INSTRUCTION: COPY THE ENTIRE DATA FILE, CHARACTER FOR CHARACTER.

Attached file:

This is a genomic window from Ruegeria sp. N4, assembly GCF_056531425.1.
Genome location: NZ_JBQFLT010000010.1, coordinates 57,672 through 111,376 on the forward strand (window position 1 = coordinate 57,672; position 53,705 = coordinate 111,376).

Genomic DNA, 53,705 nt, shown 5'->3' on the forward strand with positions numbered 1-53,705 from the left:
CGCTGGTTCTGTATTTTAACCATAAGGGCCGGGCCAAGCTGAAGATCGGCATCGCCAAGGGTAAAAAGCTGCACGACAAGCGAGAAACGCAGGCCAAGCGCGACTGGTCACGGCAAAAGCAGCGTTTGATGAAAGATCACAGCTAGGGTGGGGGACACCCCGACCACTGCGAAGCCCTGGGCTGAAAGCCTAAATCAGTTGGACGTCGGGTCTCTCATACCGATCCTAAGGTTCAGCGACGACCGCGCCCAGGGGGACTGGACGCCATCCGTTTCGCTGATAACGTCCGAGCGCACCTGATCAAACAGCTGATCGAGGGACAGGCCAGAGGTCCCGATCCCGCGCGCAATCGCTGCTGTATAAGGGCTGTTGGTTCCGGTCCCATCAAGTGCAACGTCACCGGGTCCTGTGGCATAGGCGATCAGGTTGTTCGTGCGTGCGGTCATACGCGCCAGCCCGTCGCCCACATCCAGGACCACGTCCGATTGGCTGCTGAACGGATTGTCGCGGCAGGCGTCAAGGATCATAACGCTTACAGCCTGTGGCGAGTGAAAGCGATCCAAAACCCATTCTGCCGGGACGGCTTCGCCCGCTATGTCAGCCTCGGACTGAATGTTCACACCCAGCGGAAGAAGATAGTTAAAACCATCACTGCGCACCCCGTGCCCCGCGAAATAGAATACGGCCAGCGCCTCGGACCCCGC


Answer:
This is a genomic window from Ruegeria sp. N4, assembly GCF_056531425.1.
Genome location: NZ_JBQFLT010000010.1, coordinates 57,672 through 111,376 on the forward strand (window position 1 = coordinate 57,672; position 53,705 = coordinate 111,376).

Genomic DNA, 53,705 nt, shown 5'->3' on the forward strand with positions numbered 1-53,705 from the left:
CGCTGGTTCTGTATTTTAACCATAAGGGCCGGGCCAAGCTGAAGATCGGCATCGCCAAGGGTAAAAAGCTGCACGACAAGCGAGAAACGCAGGCCAAGCGCGACTGGTCACGGCAAAAGCAGCGTTTGATGAAAGATCACAGCTAGGGTGGGGGACACCCCGACCACTGCGAAGCCCTGGGCTGAAAGCCTAAATCAGTTGGACGTCGGGTCTCTCATACCGATCCTAAGGTTCAGCGACGACCGCGCCCAGGGGGACTGGACGCCATCCGTTTCGCTGATAACGTCCGAGCGCACCTGATCAAACAGCTGATCGAGGGACAGGCCAGAGGTCCCGATCCCGCGCGCAATCGCTGCTGTATAAGGGCTGTTGGTTCCGGTCCCATCAAGTGCAACGTCACCGGGTCCTGTGGCATAGGCGATCAGGTTGTTCGTGCGTGCGGTCATACGCGCCAGCCCGTCGCCCACATCCAGGACCACGTCCGATTGGCTGCTGAACGGATTGTCGCGGCAGGCGTCAAGGATCATAACGCTTACAGCCTGTGGCGAGTGAAAGCGATCCAAAACCCATTCTGCCGGGACGGCTTCGCCCGCTATGTCAGCCTCGGACTGAATGTTCACACCCAGCGGAAGAAGATAGTTAAAACCATCACTGCGCACCCCGTGCCCCGCGAAATAGAATACGGCCAGCGCCTCGGACCCCGC